Broadband Forum publishes details for NFV residential gateways
- Network Enhanced Residential Gateway specifications
- TR-317 enables vCPE for residential environments
- Specification work led within the Forum by Orange
- Part of the Broadband Forum’s Broadband 20/20 vision
The first specifications for a virtual residential gateway were released yesterday by the Broadband Forum at the conclusion of its project to bring network functions virtualisation (NFV) into the home environment. The Network Enhanced Residential Gateway (TR-317) provides requirements for an end-to-end architecture, creating what the forum says is a flexible and agile environment.
It adds that TR-317’s virtual Customer Premises Equipment (vCPE) will eliminate the need to provision and attach new services directly to an end-user’s residential gateway and enables service providers to do this centrally from their cloud infrastructures. Personalised end-user packages could create additional revenue streams, and quality of service could also be enforced on a per device, per user or per service basis, improving the broadband customer experience.
“This work is extremely significant because many broadband operators are already working on the delivery of some flavours of cloud-based virtual residential gateway services,” said David Minodier, Network Architect at Orange and the Broadband Forum member which led the development of TR-317. “NFV and software defined network (SDN) techniques allow the delivery of such innovative services from a point of presence or data centre to be envisaged, which was not possible before. TR-317 provides CPE manufacturers with a first set of specifications to ensure interoperability between the bridged residential gateway at the customer premises and the virtual gateway hosted in the service provider’s cloud infrastructure.”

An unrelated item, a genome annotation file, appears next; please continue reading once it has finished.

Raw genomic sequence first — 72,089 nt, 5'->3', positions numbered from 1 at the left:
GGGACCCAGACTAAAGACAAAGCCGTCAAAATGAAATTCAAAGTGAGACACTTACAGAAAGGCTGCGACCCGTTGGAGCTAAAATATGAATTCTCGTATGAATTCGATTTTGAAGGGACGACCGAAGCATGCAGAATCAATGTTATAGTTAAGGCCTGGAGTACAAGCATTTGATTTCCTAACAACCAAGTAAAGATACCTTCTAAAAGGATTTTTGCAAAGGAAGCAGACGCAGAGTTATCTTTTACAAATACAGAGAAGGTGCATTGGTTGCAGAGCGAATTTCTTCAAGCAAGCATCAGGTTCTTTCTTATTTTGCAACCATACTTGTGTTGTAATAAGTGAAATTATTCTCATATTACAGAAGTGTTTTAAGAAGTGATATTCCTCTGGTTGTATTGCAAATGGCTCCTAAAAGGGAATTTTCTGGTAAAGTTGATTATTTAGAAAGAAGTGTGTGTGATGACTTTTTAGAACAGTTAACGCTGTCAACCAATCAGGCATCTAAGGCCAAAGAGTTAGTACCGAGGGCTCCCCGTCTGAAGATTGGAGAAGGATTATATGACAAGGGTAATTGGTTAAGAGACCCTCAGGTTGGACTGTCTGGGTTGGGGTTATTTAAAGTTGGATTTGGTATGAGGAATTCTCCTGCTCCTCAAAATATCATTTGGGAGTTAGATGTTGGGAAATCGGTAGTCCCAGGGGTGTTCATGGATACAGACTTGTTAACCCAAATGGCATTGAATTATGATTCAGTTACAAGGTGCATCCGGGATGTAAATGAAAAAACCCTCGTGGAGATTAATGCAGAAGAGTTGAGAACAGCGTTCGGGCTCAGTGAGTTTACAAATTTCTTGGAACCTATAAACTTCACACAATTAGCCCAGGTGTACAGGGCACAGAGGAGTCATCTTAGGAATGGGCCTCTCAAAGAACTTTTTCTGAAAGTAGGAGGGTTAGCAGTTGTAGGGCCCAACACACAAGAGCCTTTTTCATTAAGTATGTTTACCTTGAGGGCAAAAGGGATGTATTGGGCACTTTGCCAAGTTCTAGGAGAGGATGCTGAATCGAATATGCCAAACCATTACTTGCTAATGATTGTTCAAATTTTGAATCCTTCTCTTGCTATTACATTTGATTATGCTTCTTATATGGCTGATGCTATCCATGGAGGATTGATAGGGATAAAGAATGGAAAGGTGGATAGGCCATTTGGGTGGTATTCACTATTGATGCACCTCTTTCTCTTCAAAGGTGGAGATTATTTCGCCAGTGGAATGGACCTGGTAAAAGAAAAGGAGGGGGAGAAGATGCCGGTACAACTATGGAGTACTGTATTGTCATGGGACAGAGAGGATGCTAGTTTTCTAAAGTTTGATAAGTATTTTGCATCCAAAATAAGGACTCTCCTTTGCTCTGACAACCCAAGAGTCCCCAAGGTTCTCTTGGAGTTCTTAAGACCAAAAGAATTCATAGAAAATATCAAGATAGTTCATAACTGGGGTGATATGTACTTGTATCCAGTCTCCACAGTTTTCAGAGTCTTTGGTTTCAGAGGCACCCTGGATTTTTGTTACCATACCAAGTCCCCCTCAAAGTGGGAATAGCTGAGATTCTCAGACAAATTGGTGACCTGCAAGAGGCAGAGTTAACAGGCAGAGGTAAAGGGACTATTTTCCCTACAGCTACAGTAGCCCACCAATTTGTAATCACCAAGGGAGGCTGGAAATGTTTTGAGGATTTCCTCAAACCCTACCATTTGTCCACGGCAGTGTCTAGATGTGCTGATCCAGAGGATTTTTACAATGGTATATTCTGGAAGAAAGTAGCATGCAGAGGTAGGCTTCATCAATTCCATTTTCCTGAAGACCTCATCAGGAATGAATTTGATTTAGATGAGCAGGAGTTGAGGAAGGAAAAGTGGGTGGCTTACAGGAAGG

The new specification is part of the Broadband Forum’s Broadband 20/20 vision which focuses on specific new broadband home and business opportunities that leverage SDN, NFV, IoT and ultrafast technologies. It should enable “local services” to be shifted from the home to the network, providing users with reliable and expandable virtual storage, which can be provisioned on a “pay-as-you-grow” basis. This includes current home IoT controls, which by being moved to the network could provide enhanced and easily-upgradeable IoT services – beneficial, at least, for service providers, who are contesting this potentially lucrative market with consumer electronics firms, utilities and internet companies.
“The business ecosystem has changed significantly, with flagship value-added telco services becoming commoditised and OTT companies going from small start-ups to financial giants,” said Robin Mersh, CEO of the Broadband Forum. “At the same time the consumer electronics industry is flooding residential home networks with new devices. Alongside this, the IT ecosystem has changed and cloud services for residential customers have become commoditised as a result of virtualisation and new generation technologies and network concepts. Enabling operator gateway services with the agility of cloud-based software and supporting some new use cases is the purpose of the network enhanced residential gateway architecture which TR-317 provides.”
Future work by the Forum will extend its capabilities, as well as new work around the Cloud Central Office (CO) project. This will include evolving the TR-069 protocol to manage the bridged residential gateway and the virtual gateway.
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